By Carole Di Tosti . . .

A whimsical, picaresque adventure told through the viewpoint of a donkey, Jerzy Skolimowski’s EO is a stunning film, visually haunting and poetic. The legendary Polish filmmaker responsible for Moonlighting (1982), which won an Oscar for best screenplay, teases his audience with a nod to another film Au Hasard Balthazar (translated “Balthazar at Random”), also about a donkey, though Robert Bresson’s conceptualization is different. 

Bresson’s 1966 black-and-white drama, Au Hasard Balthazar, focuses on human beings and their relationship to a donkey as its ownership changes to various brutish individuals. Skolimowski’s film focuses on the donkey EO and conveys EO’s sentience cinematically, so we identify with him and stand in his shoes. 

The heart of EO’s journey occurs after he escapes and wanders through the European countryside, attempting to find his way back to his love, Kasandra (Sandra Drzymalska), EO’s circus performer companion. It’s through her eyes that we note the innocence, beauty and sweetness of the animal. Not everyone sees EO as she does. Indeed, love is in the eyes of the beholder and EO knows the difference between loving human beings and cruel ones.

Kasandra got to know EO when he was raised in a circus and was part of a Polish circus act with her. She adores him and treats him as an equal being. EO appears to understand her and return her love. Ironically, EO and Kasandra must be separated as a function of political correctness. Animal rights activists oppose EO being with the circus. However, instead of researching the well-being of EO and his bond with Kasandra, they protest EO’s “enslavement.”

The idea, of course, has merit. However, their attention to a philosophy without researching the attachment and bonding between performer and their animal companion in each particular case is a perversion of their activism. Thus, in “saving” EO from “enslavement” of a life he has always known, in effect they are damning him to a destiny he cannot control, apart from escape and retreat back to Kasandra’s love and care.

Skolimowski sardonically criticizes this aspect of the politically correct modern world that makes determinations without thorough examination and research of the situation. Thus, when EO is “freed” from the circus and sent on his way, he escapes from the “freedom of his destination,” and becomes enslaved in a different way. His move to return to Sandra sets him on a course that is subject to the fates. His situation becomes an ironic reversal of what the political activists attempted to bring about.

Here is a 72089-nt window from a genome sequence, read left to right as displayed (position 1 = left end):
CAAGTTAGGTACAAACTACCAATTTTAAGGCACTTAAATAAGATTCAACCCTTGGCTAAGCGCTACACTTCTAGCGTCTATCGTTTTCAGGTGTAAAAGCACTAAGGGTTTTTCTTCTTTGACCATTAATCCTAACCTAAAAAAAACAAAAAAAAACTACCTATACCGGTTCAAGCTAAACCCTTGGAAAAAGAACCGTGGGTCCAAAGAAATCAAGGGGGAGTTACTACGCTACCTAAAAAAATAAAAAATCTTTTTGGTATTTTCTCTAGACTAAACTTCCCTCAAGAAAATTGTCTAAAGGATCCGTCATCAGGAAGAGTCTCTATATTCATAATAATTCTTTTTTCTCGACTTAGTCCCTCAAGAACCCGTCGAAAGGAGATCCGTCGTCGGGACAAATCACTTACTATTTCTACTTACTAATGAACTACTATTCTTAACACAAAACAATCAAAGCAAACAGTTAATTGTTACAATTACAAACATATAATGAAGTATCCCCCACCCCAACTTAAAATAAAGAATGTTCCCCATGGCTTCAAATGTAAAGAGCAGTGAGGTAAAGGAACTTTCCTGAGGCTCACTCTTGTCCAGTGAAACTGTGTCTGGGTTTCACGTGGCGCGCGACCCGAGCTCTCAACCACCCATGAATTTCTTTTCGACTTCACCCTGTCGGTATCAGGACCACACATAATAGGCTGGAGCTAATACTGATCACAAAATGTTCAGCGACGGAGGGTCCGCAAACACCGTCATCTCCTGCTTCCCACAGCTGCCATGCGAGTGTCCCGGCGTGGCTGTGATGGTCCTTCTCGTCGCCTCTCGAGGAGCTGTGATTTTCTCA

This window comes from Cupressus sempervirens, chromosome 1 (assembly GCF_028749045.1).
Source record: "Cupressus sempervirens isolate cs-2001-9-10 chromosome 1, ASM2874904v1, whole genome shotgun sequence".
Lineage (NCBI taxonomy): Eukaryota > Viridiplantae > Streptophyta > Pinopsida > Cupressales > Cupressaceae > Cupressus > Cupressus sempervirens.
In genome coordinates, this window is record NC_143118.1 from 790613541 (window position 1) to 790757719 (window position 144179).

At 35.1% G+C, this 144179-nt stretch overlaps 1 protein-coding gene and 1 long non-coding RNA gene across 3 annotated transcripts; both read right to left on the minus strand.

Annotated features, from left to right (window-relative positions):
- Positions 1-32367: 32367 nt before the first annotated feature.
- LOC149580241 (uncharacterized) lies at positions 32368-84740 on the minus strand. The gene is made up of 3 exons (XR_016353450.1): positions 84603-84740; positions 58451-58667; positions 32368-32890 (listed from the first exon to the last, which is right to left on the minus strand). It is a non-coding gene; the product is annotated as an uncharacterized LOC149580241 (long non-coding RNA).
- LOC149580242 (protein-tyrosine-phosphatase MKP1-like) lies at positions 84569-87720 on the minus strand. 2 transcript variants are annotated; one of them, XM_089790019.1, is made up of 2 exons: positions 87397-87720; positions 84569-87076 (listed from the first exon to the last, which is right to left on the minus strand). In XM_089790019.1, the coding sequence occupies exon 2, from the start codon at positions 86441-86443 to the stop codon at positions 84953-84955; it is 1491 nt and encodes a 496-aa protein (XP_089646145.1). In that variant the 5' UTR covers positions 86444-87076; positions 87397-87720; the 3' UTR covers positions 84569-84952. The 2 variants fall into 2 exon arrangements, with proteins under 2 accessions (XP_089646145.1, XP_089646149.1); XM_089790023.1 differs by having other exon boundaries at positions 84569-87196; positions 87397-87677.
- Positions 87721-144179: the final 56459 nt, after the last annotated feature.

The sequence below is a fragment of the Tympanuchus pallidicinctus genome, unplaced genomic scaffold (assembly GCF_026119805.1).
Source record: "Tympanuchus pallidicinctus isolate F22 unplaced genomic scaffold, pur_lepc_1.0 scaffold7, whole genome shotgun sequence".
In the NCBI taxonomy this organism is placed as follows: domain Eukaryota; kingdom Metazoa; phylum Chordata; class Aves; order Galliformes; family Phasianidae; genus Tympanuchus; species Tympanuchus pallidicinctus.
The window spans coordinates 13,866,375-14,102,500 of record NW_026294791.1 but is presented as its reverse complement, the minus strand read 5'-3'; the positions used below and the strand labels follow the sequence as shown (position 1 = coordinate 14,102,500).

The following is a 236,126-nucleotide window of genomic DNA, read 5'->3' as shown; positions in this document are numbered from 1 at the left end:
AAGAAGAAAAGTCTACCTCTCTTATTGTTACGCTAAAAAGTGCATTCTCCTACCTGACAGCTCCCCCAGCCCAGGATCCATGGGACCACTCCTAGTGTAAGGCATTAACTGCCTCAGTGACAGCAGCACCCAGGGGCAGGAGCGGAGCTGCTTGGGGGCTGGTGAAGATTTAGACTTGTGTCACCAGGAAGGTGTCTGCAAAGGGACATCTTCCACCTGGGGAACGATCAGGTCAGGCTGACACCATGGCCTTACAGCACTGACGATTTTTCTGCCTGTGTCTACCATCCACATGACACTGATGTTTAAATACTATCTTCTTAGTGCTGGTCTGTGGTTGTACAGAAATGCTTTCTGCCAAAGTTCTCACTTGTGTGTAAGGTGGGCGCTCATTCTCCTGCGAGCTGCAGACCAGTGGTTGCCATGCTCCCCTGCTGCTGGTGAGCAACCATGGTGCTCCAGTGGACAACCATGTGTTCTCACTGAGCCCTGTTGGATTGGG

Skolimowski’s imagery as EO moves through unfamiliar terrain is memorable. For example, in one segment of his journey EO is in the forest darkness, as shimmering light illuminates his donkey silhouette and mists rise from the forest floor. Such images resonate with sheer loveliness. From the unusual sounds of the forest, the director focuses on the owls, coyotes and wolves that create the eerie sounds EO reacts to. Skolimowski conveys that EO is unsettled, and afraid of the unfamiliar sounds and the darkness. However, with inner resolve and strength, EO continues on his mission throughout the night into the morning. Emotionally, we connect with him as a sentient being with feelings and intentions.

When EO wanders into the spectator area of a local football game, and he stands and watches the team on his side wins, they adopt him as their mascot. They party and celebrate their win, but the opposing team seeks them out at the bar, and they brawl. Not sparing EO they beat him badly and then leave as he lies wounded on the ground. We empathize with him and deride the violence of the infantile sore losers.

In a surreal dreamscape, the director shows EO dreaming that he is a robot-like animal in red, color detail, foundering and attempting to run away. When EO wakes he is in a rehabilitation center for horses and other animals, once again in cages but this time healing.

The irony of EO’s situation is underscored. The well-meaning activists made the situation much worse for EO than he experienced as a circus performer where he received love and adulation. It is obvious that the remembrance of this experience is why he tries to return to his past and the place where he was happiest. 

When he is handed off to a driver of a horse trailer who will take him to a farm, the situation moves from strange to weird. The driver is killed and a young man whose car breaks down takes over the horse trailer and goes to his home, a wealthy estate owned by the young man’s mother. Once again EO becomes a pawn of fate, when he walks out of the estate, leaving the son and mother arguing.

There is no spoiler alert. You will just have to see EO and find out how Skolimowski concludes his metaphoric tale of the wanderer in exile, set “free” to only search for his past that he can never reclaim again. Notable for the gorgeous visual imagery, joy and humor contrasted with the alienating savagery manifested by the modern world, EO’s journey is one we identify with emotionally.

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PhotoCourtesy of Janus Films and Sideshow